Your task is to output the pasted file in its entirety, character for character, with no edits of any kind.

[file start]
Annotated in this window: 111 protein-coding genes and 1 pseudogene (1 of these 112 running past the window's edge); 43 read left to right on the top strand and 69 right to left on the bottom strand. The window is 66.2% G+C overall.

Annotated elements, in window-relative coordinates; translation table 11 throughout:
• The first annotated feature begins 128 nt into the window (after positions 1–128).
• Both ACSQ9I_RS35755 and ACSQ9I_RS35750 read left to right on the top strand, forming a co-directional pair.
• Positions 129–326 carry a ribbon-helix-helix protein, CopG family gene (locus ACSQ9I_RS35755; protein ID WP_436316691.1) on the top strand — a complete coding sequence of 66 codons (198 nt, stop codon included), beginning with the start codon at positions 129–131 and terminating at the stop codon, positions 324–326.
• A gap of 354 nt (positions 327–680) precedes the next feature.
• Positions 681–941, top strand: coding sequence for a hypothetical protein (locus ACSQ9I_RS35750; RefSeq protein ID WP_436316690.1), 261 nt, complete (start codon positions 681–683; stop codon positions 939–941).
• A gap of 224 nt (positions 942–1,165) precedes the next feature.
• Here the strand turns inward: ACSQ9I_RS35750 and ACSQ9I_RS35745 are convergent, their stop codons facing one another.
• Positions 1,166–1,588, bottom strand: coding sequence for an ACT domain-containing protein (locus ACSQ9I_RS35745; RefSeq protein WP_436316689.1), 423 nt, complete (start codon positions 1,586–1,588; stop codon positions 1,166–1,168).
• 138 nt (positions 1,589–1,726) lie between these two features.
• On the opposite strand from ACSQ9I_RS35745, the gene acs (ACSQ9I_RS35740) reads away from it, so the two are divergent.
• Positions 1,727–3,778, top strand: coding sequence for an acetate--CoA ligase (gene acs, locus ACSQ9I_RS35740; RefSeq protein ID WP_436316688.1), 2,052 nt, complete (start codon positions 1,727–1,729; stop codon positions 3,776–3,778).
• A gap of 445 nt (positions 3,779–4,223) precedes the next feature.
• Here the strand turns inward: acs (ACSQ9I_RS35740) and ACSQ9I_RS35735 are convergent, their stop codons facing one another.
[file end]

Annotated in this window: 111 protein-coding genes and 1 pseudogene (1 of these 112 running past the window's edge); 43 read left to right on the top strand and 69 right to left on the bottom strand. The window is 66.2% G+C overall.

Annotated elements, in window-relative coordinates; translation table 11 throughout:
• The first annotated feature begins 128 nt into the window (after positions 1–128).
• Both ACSQ9I_RS35755 and ACSQ9I_RS35750 read left to right on the top strand, forming a co-directional pair.
• Positions 129–326 carry a ribbon-helix-helix protein, CopG family gene (locus ACSQ9I_RS35755; protein ID WP_436316691.1) on the top strand — a complete coding sequence of 66 codons (198 nt, stop codon included), beginning with the start codon at positions 129–131 and terminating at the stop codon, positions 324–326.
• A gap of 354 nt (positions 327–680) precedes the next feature.
• Positions 681–941, top strand: coding sequence for a hypothetical protein (locus ACSQ9I_RS35750; RefSeq protein ID WP_436316690.1), 261 nt, complete (start codon positions 681–683; stop codon positions 939–941).
• A gap of 224 nt (positions 942–1,165) precedes the next feature.
• Here the strand turns inward: ACSQ9I_RS35750 and ACSQ9I_RS35745 are convergent, their stop codons facing one another.
• Positions 1,166–1,588, bottom strand: coding sequence for an ACT domain-containing protein (locus ACSQ9I_RS35745; RefSeq protein WP_436316689.1), 423 nt, complete (start codon positions 1,586–1,588; stop codon positions 1,166–1,168).
• 138 nt (positions 1,589–1,726) lie between these two features.
• On the opposite strand from ACSQ9I_RS35745, the gene acs (ACSQ9I_RS35740) reads away from it, so the two are divergent.
• Positions 1,727–3,778, top strand: coding sequence for an acetate--CoA ligase (gene acs, locus ACSQ9I_RS35740; RefSeq protein ID WP_436316688.1), 2,052 nt, complete (start codon positions 1,727–1,729; stop codon positions 3,776–3,778).
• A gap of 445 nt (positions 3,779–4,223) precedes the next feature.
• Here the strand turns inward: acs (ACSQ9I_RS35740) and ACSQ9I_RS35735 are convergent, their stop codons facing one another.